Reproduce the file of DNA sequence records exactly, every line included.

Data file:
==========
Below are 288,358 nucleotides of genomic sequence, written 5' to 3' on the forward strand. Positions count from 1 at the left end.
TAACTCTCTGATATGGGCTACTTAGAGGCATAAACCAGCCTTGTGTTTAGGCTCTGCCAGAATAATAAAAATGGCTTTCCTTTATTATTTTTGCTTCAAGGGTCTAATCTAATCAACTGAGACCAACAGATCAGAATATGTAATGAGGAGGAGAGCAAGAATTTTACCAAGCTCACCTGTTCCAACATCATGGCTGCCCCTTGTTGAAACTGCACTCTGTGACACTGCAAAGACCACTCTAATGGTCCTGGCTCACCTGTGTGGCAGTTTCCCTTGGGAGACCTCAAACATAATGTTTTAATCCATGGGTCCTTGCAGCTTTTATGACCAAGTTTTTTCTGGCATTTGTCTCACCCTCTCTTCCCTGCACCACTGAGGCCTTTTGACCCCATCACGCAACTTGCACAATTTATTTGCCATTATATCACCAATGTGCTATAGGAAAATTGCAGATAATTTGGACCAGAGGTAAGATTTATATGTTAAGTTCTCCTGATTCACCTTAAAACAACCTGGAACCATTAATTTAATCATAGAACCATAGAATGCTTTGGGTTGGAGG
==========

Below are 288,358 nucleotides of genomic sequence, written 5' to 3' on the forward strand. Positions count from 1 at the left end.
TAACTCTCTGATATGGGCTACTTAGAGGCATAAACCAGCCTTGTGTTTAGGCTCTGCCAGAATAATAAAAATGGCTTTCCTTTATTATTTTTGCTTCAAGGGTCTAATCTAATCAACTGAGACCAACAGATCAGAATATGTAATGAGGAGGAGAGCAAGAATTTTACCAAGCTCACCTGTTCCAACATCATGGCTGCCCCTTGTTGAAACTGCACTCTGTGACACTGCAAAGACCACTCTAATGGTCCTGGCTCACCTGTGTGGCAGTTTCCCTTGGGAGACCTCAAACATAATGTTTTAATCCATGGGTCCTTGCAGCTTTTATGACCAAGTTTTTTCTGGCATTTGTCTCACCCTCTCTTCCCTGCACCACTGAGGCCTTTTGACCCCATCACGCAACTTGCACAATTTATTTGCCATTATATCACCAATGTGCTATAGGAAAATTGCAGATAATTTGGACCAGAGGTAAGATTTATATGTTAAGTTCTCCTGATTCACCTTAAAACAACCTGGAACCATTAATTTAATCATAGAACCATAGAATGCTTTGGGTTGGAGG